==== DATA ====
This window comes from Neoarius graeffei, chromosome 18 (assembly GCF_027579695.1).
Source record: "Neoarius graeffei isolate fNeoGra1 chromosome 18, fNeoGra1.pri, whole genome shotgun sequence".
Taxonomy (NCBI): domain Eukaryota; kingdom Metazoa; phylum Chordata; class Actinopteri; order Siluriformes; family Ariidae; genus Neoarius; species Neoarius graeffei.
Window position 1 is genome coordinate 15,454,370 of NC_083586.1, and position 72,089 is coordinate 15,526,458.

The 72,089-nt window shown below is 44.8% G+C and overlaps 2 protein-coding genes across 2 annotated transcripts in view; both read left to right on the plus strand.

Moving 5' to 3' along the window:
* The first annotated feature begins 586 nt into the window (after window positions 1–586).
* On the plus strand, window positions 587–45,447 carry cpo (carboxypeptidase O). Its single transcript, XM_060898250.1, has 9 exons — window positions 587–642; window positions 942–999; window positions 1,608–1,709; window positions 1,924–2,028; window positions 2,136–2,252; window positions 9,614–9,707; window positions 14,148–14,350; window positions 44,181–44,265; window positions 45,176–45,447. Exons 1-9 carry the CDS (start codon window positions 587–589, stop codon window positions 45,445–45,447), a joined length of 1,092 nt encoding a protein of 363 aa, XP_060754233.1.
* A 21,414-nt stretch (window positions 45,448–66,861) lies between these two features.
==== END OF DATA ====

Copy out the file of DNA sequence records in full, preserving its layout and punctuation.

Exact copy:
This window comes from Neoarius graeffei, chromosome 18 (assembly GCF_027579695.1).
Source record: "Neoarius graeffei isolate fNeoGra1 chromosome 18, fNeoGra1.pri, whole genome shotgun sequence".
Taxonomy (NCBI): domain Eukaryota; kingdom Metazoa; phylum Chordata; class Actinopteri; order Siluriformes; family Ariidae; genus Neoarius; species Neoarius graeffei.
Window position 1 is genome coordinate 15,454,370 of NC_083586.1, and position 72,089 is coordinate 15,526,458.

The 72,089-nt window shown below is 44.8% G+C and overlaps 2 protein-coding genes across 2 annotated transcripts in view; both read left to right on the plus strand.

Moving 5' to 3' along the window:
* The first annotated feature begins 586 nt into the window (after window positions 1–586).
* On the plus strand, window positions 587–45,447 carry cpo (carboxypeptidase O). Its single transcript, XM_060898250.1, has 9 exons — window positions 587–642; window positions 942–999; window positions 1,608–1,709; window positions 1,924–2,028; window positions 2,136–2,252; window positions 9,614–9,707; window positions 14,148–14,350; window positions 44,181–44,265; window positions 45,176–45,447. Exons 1-9 carry the CDS (start codon window positions 587–589, stop codon window positions 45,445–45,447), a joined length of 1,092 nt encoding a protein of 363 aa, XP_060754233.1.
* A 21,414-nt stretch (window positions 45,448–66,861) lies between these two features.